Entangling Alliances, Part 3
Jul 2, 2014 at 8:23 AM
This is the third of a four-part essay series hosted here on the YAL blog which will address the alliances between the US government and sponsors of international terrorism. Read Part 2 here, and stay tuned for the next two parts, which will publish daily this week.
Foreign policy accountability?
At every turn, American foreign policy has provoked, emboldened, and given aid and comfort to organizations linked to (if not identical with) the very terrorists we're ostensibly fighting. My knee-jerk reaction to this travesty is to seek justice and accountability for the war crimes committed against the general population of all the various and sundry Middle Eastern Nations and seek some sort of domestic justice for the volunteer American military forces who have been exploited under false pretenses.
Court martial proceedings for military leadership who carried out such orders under false pretense should be sought. Leadership from the Bush and Obama Administrations should be indicted. If the testimony of politicians and military men like General Wesley Clarke, who has stated that this destabilization policy was indeed an intentional policy, make certain that these are not only war crimes, but high crimes and misdemeanors against the American republic.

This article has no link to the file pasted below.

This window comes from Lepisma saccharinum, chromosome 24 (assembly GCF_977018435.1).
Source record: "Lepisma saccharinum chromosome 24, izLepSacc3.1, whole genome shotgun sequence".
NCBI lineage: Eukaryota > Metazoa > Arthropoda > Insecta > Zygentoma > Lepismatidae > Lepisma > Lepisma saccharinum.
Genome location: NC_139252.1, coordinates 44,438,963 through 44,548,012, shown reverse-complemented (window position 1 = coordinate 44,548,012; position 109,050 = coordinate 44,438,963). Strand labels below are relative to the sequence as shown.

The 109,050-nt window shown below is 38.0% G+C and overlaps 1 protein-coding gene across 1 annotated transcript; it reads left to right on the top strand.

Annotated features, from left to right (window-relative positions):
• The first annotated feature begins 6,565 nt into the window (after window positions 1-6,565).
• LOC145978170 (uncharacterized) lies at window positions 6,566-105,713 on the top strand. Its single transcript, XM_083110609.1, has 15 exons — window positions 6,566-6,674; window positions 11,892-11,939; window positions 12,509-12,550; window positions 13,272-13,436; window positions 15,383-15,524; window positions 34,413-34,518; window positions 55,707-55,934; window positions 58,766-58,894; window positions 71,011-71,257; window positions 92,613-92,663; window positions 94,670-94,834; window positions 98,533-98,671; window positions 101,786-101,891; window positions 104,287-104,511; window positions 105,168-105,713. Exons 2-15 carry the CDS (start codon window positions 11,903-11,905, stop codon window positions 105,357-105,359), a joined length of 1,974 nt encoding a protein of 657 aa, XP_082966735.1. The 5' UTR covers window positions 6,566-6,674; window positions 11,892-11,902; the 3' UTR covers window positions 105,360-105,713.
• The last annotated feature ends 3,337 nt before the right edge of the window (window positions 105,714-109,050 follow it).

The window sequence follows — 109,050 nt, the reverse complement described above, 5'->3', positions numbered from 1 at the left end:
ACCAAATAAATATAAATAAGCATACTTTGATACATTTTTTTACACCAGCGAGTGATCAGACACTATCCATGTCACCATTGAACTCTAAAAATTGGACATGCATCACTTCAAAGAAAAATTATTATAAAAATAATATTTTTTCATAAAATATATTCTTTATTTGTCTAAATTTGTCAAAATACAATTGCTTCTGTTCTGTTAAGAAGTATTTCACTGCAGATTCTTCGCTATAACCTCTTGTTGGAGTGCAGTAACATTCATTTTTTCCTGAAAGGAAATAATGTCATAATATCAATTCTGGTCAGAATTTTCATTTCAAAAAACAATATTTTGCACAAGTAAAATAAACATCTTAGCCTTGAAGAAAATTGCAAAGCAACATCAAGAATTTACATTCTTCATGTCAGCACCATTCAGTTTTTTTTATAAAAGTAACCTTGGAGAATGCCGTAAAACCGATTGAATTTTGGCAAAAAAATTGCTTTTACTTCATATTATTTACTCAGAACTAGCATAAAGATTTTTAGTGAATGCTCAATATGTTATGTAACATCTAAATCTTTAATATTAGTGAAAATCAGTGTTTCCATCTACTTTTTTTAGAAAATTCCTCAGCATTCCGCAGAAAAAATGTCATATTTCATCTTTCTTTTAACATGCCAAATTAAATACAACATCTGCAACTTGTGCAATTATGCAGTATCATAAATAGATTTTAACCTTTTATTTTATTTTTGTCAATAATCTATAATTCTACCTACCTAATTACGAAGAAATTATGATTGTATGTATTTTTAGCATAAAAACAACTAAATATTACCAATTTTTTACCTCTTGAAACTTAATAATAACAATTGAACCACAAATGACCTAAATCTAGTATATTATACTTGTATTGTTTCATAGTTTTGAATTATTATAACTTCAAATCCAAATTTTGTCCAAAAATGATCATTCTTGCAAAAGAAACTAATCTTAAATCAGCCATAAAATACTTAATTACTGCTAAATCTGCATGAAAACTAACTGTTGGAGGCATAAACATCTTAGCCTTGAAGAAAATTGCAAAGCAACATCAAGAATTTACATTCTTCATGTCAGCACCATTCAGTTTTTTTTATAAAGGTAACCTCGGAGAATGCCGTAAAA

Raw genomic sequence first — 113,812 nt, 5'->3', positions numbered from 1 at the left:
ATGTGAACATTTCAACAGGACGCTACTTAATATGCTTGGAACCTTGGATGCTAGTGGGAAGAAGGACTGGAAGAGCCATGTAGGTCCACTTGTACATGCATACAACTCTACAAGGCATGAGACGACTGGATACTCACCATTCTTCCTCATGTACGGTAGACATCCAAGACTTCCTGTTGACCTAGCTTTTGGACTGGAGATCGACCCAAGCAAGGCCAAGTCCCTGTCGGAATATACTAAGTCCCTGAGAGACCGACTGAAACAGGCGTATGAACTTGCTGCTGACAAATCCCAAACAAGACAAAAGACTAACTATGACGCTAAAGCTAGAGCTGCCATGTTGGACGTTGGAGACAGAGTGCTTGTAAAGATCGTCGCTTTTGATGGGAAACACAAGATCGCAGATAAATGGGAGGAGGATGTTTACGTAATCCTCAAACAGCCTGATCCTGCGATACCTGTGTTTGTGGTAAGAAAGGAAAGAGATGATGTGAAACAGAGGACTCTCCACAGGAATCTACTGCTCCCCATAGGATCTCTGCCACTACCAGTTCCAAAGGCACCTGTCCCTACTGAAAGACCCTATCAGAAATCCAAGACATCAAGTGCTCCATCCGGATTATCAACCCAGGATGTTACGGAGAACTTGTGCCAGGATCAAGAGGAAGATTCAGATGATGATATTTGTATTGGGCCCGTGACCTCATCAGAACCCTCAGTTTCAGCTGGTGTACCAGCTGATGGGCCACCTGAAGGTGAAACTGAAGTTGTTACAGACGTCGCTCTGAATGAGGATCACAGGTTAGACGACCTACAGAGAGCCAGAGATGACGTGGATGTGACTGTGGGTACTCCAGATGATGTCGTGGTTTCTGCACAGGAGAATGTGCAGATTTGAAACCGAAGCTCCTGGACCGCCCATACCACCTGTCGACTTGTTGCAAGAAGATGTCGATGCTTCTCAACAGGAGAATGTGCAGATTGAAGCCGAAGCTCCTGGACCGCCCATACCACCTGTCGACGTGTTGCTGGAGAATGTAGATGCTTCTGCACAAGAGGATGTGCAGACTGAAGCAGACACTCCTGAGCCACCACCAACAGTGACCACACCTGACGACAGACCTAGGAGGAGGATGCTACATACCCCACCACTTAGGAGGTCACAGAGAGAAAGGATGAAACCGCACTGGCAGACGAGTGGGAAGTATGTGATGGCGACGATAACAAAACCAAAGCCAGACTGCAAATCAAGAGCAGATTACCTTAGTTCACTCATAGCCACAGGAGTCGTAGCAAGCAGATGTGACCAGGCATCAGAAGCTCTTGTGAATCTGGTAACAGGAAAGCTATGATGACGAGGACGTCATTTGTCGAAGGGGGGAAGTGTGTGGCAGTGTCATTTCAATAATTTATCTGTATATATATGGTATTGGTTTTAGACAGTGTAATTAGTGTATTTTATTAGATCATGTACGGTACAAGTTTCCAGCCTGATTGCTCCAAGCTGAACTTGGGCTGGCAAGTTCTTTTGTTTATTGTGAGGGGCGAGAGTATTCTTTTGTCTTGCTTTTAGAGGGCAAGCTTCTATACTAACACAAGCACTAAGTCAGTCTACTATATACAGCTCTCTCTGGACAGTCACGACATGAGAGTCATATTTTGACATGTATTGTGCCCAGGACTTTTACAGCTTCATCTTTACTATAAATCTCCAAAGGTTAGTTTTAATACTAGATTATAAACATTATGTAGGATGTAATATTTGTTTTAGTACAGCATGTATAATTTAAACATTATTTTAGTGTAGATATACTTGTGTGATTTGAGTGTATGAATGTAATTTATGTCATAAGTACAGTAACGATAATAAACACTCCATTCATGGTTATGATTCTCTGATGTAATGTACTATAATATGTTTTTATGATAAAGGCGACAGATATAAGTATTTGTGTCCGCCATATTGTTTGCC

Yet, this is an uncommon view. For any of this to come to fruition, the cause of justice must reach a critical mass of support. Perhaps a simpler approach would be to pressure candidates for office and relevant government agencies to pledge to reform the war making authority.
There's a widely-watched video in which then-Congressman Ron Paul questioned former Secretary of State James Baker on this type of reform:
Paul's questions—and Baker’s answers—leave little room for doubt that the executive branch’s power to make war is in practice near-absolute. Of course, as the Obama Administration's Syrian "red line" indicated, even the all-powerful executive cannot withstand serious public opposition. Only a frank national discussion about executive power can produce the reform we need.
In the near term, policy-wise, my take is this: I predict that in time Syria's Assad, Iraq's Maliki, Iran, and Lebanese Hezbollah will unite to fight against Saudi Arabia, the other Gulf States, and their terrorist proxies. Even now there are reports that Assad’s forces are conducting bombing raids on ISIL targets within Iraq. I could even conceive that General Sisi in Egypt and renegade Libyan General Khalifa Haftar (if he can stay alive) would make natural allies with Assad, Maliki, and the others.
For what it's worth, I would caution any use of force in Iraq or the Levant and instead open trade with all sides, end sanctions against legitimate states, and have targeted sanctions on lethal aid against states which support terror. Let the people who live in Iraq and the Levant determine the outcome. If they must have war, the United States does no justice by getting in the way. Eventually, a peace must be brokered. For there to be peace, the United States' hands must be clean.
Part 4 of this series will be published tomorrow.
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